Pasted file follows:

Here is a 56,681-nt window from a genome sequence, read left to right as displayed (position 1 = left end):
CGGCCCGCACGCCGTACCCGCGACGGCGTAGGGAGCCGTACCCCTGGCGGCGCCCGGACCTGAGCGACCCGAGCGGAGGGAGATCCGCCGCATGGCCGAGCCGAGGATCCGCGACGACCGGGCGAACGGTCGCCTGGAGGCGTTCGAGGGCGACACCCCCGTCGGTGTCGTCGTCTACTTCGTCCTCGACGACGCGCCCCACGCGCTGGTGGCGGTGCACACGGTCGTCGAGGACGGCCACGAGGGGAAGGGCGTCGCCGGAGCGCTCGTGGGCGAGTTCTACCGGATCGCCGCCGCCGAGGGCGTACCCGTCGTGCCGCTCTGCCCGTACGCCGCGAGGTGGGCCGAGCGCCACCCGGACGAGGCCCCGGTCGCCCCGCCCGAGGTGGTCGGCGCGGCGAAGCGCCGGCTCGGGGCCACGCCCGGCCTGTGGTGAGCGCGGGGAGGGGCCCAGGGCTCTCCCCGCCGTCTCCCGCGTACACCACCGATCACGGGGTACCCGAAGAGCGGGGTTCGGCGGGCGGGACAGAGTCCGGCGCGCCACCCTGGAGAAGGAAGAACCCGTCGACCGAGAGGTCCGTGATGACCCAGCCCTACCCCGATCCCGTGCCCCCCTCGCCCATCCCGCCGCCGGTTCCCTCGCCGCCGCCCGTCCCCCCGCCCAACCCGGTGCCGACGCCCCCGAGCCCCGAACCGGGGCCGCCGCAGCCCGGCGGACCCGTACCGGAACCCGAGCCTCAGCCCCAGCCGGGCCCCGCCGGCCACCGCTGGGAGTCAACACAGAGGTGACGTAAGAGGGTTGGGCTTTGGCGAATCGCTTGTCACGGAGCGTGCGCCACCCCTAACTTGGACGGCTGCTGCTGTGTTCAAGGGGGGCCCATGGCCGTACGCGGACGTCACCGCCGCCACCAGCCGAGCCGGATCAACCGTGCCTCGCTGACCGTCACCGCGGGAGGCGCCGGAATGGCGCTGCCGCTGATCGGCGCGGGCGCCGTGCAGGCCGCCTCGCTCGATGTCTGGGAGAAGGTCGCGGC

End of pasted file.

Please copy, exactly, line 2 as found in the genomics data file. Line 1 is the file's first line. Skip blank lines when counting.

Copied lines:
CGGCCCGCACGCCGTACCCGCGACGGCGTAGGGAGCCGTACCCCTGGCGGCGCCCGGACCTGAGCGACCCGAGCGGAGGGAGATCCGCCGCATGGCCGAGCCGAGGATCCGCGACGACCGGGCGAACGGTCGCCTGGAGGCGTTCGAGGGCGACACCCCCGTCGGTGTCGTCGTCTACTTCGTCCTCGACGACGCGCCCCACGCGCTGGTGGCGGTGCACACGGTCGTCGAGGACGGCCACGAGGGGAAGGGCGTCGCCGGAGCGCTCGTGGGCGAGTTCTACCGGATCGCCGCCGCCGAGGGCGTACCCGTCGTGCCGCTCTGCCCGTACGCCGCGAGGTGGGCCGAGCGCCACCCGGACGAGGCCCCGGTCGCCCCGCCCGAGGTGGTCGGCGCGGCGAAGCGCCGGCTCGGGGCCACGCCCGGCCTGTGGTGAGCGCGGGGAGGGGCCCAGGGCTCTCCCCGCCGTCTCCCGCGTACACCACCGATCACGGGGTACCCGAAGAGCGGGGTTCGGCGGGCGGGACAGAGTCCGGCGCGCCACCCTGGAGAAGGAAGAACCCGTCGACCGAGAGGTCCGTGATGACCCAGCCCTACCCCGATCCCGTGCCCCCCTCGCCCATCCCGCCGCCGGTTCCCTCGCCGCCGCCCGTCCCCCCGCCCAACCCGGTGCCGACGCCCCCGAGCCCCGAACCGGGGCCGCCGCAGCCCGGCGGACCCGTACCGGAACCCGAGCCTCAGCCCCAGCCGGGCCCCGCCGGCCACCGCTGGGAGTCAACACAGAGGTGACGTAAGAGGGTTGGGCTTTGGCGAATCGCTTGTCACGGAGCGTGCGCCACCCCTAACTTGGACGGCTGCTGCTGTGTTCAAGGGGGGCCCATGGCCGTACGCGGACGTCACCGCCGCCACCAGCCGAGCCGGATCAACCGTGCCTCGCTGACCGTCACCGCGGGAGGCGCCGGAATGGCGCTGCCGCTGATCGGCGCGGGCGCCGTGCAGGCCGCCTCGCTCGATGTCTGGGAGAAGGTCGCGGC